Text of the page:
As America’s citizens grow older, concerns over nursing home abuse are on the rise. Infirm and frail seniors are more vulnerable to bullying, mistreatment, and even exploitation. It’s tough at times, however, to know the difference between abuse and normal challenges surrounding the care of older citizens with mental or physical conditions.
What is Nursing Home Abuse?
Federal nursing home regulations define nursing home abuse as the occurrence of any of the following incidents that result in physical harm, pain, or mental anguish:
- Infliction of injury
- Unreasonable confinement or restraint
- Deprivation of care or service
The above events can be caused directly by a caregiver or other patient, or indirectly by management failing to provide the goods and services needed to avoid physical harm, pain or mental anguish.
Initially, the signs of nursing home abuse may appear to be symptoms of dementia or evidence of the senior’s frailty. It is true that the signs of nursing home abuse do mirror symptoms of mental decline. However, that is only more reason to be alert and protect your loved one from any inappropriate action.
There are a number of forms of abuse that could be present in a nursing home. Here are a few of the most common, and things to be on the lookout for if you suspect it may be happening to your loved one.
Physical or Sexual Abuse
Physical abuse is usually the most evident form of nursing home abuse. Physical abuse can take the form of hitting, pushing or heavy gripping that causes pain, bruising or injury. Sexual abuse, or contact with a senior without their consent, is another form of physical abuse. In addition, unnecessary restraints, confinement to a certain area by removing a wheelchair or walker, and inappropriate use of drugs are considered physical abuse.
Signs of physical abuse you should look for include:
- Bruising, welts, scars and other unexplained signs of injury
- Broken bones
- Over-medication or sedation
- Signs of restraint on wrists or ankles
- Vaginal or anal bleeding
- Torn or stained underclothing
- Change in weight
- Unexplained emotional changes
Emotional abuse occurs when someone speaks to or treats a senior in ways that cause emotional pain or distress. This can include intimidation, yelling, or humiliation. Other forms of emotional abuse include ignoring the elderly person, isolating them from friends and activities, or menacing them.
Signs of emotional abuse are harder to spot than physical abuse. Emotional abuse may be a concern if you see:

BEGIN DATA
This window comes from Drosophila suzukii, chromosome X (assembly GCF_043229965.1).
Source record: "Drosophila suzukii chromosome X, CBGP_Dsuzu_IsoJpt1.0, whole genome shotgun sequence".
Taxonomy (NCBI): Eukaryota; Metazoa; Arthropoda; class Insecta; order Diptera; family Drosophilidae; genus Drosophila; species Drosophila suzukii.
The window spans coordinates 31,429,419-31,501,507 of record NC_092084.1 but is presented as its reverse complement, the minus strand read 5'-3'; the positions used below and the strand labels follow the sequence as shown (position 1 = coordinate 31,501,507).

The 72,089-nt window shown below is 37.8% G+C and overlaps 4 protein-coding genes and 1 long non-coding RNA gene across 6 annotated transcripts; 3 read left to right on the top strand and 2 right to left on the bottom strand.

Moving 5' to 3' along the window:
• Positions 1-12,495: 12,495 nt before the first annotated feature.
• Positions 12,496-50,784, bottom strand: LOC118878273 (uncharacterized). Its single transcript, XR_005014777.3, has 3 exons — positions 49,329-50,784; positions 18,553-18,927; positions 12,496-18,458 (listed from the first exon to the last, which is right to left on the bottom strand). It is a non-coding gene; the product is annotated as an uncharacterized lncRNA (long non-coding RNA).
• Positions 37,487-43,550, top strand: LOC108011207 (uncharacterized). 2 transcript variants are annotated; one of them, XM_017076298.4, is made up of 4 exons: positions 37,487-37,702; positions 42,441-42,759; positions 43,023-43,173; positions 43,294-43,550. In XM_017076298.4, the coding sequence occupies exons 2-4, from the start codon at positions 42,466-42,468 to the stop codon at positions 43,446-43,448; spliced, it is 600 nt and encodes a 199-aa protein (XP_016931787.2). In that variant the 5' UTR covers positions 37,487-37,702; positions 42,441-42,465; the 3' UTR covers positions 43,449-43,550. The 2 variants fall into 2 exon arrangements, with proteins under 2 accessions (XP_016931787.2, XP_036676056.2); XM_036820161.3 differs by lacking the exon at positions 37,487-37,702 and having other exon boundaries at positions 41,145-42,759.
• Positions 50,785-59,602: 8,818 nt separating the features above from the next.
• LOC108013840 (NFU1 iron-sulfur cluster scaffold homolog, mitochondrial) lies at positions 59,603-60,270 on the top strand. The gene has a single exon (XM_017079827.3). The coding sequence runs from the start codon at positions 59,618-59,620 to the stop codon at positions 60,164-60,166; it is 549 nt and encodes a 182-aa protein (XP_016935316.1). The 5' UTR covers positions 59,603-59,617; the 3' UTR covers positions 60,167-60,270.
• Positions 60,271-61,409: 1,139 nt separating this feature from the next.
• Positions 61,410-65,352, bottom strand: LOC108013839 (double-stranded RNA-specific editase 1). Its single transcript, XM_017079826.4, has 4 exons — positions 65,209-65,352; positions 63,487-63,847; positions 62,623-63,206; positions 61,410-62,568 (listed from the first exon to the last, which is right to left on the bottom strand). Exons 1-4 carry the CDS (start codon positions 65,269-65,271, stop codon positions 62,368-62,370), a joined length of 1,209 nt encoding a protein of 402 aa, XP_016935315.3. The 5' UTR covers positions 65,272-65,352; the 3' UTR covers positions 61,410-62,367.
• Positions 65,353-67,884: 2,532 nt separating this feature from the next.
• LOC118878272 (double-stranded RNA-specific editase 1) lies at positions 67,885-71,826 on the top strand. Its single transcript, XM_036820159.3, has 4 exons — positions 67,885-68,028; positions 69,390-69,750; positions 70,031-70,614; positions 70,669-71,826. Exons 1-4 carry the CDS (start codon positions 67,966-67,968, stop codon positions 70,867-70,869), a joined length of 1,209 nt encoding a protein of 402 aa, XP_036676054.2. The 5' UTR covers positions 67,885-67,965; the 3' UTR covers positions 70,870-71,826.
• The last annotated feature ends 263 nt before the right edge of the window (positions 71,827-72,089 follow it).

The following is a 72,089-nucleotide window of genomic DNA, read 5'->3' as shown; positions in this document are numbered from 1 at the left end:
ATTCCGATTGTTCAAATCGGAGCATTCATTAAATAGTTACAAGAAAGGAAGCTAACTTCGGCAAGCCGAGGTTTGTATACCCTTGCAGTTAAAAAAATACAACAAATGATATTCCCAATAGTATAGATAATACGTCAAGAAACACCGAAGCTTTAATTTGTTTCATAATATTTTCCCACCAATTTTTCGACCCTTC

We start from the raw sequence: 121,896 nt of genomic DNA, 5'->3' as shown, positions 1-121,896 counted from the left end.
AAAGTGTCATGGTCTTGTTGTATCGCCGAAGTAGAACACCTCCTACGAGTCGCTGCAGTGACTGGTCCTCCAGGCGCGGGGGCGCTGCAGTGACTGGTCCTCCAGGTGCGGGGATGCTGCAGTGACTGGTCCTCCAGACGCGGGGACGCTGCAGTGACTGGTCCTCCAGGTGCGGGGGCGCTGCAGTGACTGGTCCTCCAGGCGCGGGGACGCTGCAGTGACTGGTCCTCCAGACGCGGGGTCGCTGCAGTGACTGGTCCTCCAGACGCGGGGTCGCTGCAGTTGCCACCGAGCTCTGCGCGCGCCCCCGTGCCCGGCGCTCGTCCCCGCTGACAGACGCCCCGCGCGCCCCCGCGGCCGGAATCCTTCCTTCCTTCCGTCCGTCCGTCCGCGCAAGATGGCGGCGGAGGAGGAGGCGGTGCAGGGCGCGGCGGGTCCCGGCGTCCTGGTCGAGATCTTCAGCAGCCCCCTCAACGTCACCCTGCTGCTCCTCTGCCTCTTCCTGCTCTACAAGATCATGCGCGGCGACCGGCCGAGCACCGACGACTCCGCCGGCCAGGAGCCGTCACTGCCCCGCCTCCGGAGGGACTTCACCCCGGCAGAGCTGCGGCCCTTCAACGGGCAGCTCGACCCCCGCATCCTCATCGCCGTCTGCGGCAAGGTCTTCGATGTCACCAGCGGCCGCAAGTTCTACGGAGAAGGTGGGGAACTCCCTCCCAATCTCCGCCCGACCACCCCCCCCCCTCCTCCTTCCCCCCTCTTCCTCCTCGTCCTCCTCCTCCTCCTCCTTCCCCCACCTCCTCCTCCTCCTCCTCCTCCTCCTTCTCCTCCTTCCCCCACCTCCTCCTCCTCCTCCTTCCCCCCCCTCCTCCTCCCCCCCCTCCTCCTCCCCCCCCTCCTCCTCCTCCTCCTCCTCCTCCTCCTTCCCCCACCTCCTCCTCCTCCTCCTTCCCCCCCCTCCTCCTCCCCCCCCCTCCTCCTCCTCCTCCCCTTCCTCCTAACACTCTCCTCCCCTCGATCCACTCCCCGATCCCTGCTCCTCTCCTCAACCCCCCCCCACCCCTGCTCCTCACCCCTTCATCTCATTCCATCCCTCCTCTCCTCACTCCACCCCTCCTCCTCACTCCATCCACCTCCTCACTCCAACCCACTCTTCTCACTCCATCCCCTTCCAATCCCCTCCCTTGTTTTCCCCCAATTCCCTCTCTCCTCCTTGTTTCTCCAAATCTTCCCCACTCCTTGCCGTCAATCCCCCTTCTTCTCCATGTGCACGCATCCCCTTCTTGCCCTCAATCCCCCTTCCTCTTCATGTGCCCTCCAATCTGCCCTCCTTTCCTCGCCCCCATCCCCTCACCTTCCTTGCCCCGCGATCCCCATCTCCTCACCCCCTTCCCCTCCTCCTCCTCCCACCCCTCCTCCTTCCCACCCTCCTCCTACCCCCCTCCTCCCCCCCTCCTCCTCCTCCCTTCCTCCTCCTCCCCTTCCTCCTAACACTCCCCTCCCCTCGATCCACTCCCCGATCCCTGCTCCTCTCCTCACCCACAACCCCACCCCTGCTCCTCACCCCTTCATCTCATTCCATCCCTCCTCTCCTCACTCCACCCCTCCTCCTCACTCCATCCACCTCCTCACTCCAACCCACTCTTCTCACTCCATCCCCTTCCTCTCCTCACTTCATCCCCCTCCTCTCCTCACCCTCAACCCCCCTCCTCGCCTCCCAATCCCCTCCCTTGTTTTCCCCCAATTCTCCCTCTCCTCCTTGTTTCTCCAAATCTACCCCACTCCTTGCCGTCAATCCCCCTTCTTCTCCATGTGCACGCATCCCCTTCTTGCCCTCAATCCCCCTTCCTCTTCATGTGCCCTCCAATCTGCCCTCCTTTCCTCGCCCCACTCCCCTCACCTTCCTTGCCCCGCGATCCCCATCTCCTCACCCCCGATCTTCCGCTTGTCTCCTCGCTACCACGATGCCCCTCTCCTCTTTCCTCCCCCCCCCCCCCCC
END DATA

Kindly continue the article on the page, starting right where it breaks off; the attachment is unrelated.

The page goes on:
- The senior exhibits fear or alarm around a caregiver
- Your loved one blames themselves for minor or irrelevant problems
- The senior exhibits false signs of dementia such as depression, mumbling, or rocking back and forth
Neglect is the failure to care for a senior properly. Neglect can stem from incompetent caregivers, lack of resources or denial as to the level of care the elderly person needs. If neglect results in serious injury or potential harm, it is abuse. The abuse caused by neglect makes up a large percentage of nursing home abuse that is reported.
If you suspect nursing home abuse caused by neglect, look for the following signs:
- Weight loss, signs of malnutrition, or dehydration
- Unsanitary living conditions such as soiled bedding or closing, dirt, or bugs
- Inappropriate clothing for the season
Financial abuse is the unlawful use of an elderly person’s funds or property. A dishonest caregiver or employee might steal checks or money from the senior, commit identity theft or steal other personal property. In addition, financial abuse can occur through health care fraud or abuse, including billing for services not given to the patient, over-billing or double billing and insurance fraud.
The senior’s family should stay very involved in their finances and be on the lookout for any of the following signs that might indicate financial abuse:
- Frequent unexplained withdrawals from bank accounts
- Recurring reports by the senior of lost property
- Duplicate billings or other discrepancies in the medical bills
- Evident problems with the care facility, including poorly trained or inadequate staff, resident crowding, and management ignoring your questions about care
What to Do if You Suspect Nursing Home Abuse
If you observe repeated signs of nursing home abuse and suspect a senior is the victim of abuse, take action on their behalf. Taking a wait and see attitude is not appropriate if the elderly person is likely suffering. They have the right to be protected. Notify the authorities if you suspect an immediate danger to any of the nursing home residents. Consult with a lawyer who specializes in elder law to see if your suspicions are founded. They have the experience to advise whether you have a case against the facility and what further action is recommended.